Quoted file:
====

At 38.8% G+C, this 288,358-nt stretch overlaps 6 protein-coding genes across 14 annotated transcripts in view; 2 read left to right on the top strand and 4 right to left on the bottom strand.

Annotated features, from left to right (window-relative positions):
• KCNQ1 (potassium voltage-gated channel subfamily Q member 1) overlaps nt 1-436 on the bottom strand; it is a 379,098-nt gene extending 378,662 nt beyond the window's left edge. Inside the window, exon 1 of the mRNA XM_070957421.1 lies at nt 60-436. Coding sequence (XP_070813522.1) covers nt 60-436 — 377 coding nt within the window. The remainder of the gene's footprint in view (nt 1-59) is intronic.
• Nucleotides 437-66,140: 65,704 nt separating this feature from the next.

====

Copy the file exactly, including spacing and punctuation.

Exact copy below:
At 38.8% G+C, this 288,358-nt stretch overlaps 6 protein-coding genes across 14 annotated transcripts in view; 2 read left to right on the top strand and 4 right to left on the bottom strand.

Annotated features, from left to right (window-relative positions):
• KCNQ1 (potassium voltage-gated channel subfamily Q member 1) overlaps nt 1-436 on the bottom strand; it is a 379,098-nt gene extending 378,662 nt beyond the window's left edge. Inside the window, exon 1 of the mRNA XM_070957421.1 lies at nt 60-436. Coding sequence (XP_070813522.1) covers nt 60-436 — 377 coding nt within the window. The remainder of the gene's footprint in view (nt 1-59) is intronic.
• Nucleotides 437-66,140: 65,704 nt separating this feature from the next.